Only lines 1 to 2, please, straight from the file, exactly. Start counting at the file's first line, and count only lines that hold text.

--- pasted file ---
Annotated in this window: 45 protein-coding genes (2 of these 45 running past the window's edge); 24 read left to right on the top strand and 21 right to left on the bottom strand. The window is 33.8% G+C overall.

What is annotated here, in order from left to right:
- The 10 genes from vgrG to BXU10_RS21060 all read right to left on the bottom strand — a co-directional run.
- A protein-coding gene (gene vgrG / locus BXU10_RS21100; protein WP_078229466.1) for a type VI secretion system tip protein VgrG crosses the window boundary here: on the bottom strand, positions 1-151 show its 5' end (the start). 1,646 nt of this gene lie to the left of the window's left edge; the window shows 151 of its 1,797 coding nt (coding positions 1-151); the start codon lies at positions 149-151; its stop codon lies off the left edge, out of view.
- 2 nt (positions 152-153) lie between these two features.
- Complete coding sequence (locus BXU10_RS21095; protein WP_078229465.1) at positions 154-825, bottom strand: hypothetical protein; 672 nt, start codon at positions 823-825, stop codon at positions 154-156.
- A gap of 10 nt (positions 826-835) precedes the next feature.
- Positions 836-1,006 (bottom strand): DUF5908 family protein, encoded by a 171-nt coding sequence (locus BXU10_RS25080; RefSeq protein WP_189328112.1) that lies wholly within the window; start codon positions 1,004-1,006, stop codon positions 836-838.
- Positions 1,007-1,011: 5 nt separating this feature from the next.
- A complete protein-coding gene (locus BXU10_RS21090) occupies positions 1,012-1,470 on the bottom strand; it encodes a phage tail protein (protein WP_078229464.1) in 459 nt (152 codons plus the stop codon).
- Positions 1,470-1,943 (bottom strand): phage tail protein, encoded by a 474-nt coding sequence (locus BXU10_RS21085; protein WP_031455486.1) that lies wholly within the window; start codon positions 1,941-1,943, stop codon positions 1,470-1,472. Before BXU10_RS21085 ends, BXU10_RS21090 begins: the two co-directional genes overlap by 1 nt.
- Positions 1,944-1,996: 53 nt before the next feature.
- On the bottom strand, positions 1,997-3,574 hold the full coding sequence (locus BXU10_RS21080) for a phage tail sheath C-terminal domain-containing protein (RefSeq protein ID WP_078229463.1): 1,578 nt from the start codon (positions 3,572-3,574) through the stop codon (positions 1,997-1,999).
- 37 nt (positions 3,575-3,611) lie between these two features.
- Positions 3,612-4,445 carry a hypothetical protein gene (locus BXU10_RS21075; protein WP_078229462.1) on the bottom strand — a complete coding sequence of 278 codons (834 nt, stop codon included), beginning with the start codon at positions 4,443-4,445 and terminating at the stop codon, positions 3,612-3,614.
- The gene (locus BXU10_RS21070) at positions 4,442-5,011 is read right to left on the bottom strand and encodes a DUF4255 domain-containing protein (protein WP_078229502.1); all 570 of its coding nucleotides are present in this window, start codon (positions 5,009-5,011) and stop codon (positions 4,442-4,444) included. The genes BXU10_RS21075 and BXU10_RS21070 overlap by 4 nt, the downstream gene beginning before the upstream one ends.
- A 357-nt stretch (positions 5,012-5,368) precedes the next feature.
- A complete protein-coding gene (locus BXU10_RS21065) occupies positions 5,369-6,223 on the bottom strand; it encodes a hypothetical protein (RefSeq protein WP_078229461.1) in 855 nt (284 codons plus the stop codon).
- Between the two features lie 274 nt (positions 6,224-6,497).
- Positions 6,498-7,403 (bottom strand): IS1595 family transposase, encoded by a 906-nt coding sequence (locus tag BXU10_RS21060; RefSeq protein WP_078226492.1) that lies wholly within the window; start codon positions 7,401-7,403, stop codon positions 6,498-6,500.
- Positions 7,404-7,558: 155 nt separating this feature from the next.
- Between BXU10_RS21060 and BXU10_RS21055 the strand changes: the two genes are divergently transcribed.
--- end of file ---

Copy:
Annotated in this window: 45 protein-coding genes (2 of these 45 running past the window's edge); 24 read left to right on the top strand and 21 right to left on the bottom strand. The window is 33.8% G+C overall.

What is annotated here, in order from left to right: